This mid-sized desktop machine now has a number of inter-changeable tool heads that enable it to perform multiple operations, namely 5 axis CNC milling of multiple off-the-shelf materials, 5 axis touch probe scanning and 5 axis 3D printing capabilities with both ABS and PLA materials. The machine is retailing at £5000, is developed and manufactured in the UK and is only one of two machines globally, according to the company’s Managing Director, with these capabilities at this price point.

Even acknowledging the problem for small start-ups, I don’t pretend to have a guaranteed solution. Editors working with voluminous, fast-moving news stories can and probably should try to be more discerning (but that is SO much easier said than done) and the small start-up companies can try and be more original (but, from experience, that can get dismissed as ‘gimmickery’). At the end of the day, however, success seems to come down to an unquantifiable combination of factors, the greatest of which is that the technology proposition will ultimately, eventually stand-out.

Funding is obviously an essential factor in helping to make this happen. But, as a number of “successful” crowd funding campaigns can testify, funding alone does not bring success — execution and experience are vital too. As is networking, via well-selected events and/or shows, which is more likely to garner the type of attention required, if not the volume. Even if, as in this case, it’s tucked away from the main show action. If the tech is physically out there, it provides an opportunity for people to see it in person and to understand its relevance. The audience may be smaller but the impact is greater — person by person. After talking to the 5axismaker team myself, I stood back and observed awhile as visitor after visitor at the TCT show displayed unmistakable comprehension at what this machine could actually do, at a very pleasing price:performance ratio. Two people (within 10 minutes) expressed an interest in buying one “at the earliest opportunity.” You can’t get that sort of engagement from a news story, particularly one that sits among 10-20 other similar news stories on a given day.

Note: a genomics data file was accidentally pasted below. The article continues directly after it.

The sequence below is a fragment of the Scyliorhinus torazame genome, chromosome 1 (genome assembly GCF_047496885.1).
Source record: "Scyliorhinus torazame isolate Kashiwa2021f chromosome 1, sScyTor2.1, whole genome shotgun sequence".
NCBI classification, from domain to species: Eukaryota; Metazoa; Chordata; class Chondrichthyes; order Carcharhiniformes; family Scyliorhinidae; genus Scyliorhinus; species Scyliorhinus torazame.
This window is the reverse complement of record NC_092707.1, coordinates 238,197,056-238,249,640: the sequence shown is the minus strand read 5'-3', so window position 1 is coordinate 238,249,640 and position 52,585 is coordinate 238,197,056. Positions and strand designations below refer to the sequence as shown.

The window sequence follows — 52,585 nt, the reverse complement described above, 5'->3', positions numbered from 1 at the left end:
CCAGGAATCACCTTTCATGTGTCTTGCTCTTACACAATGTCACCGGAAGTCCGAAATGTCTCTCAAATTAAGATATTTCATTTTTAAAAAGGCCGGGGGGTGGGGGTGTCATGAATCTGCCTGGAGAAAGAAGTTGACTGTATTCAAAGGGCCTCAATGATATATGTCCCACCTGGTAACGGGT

Other factors include entrepreneurial spirit, personality, good choices and, of course, just a little bit of luck! Unfortunately, there is no fail-safe formula. I guess if there was, everyone would be doing it!?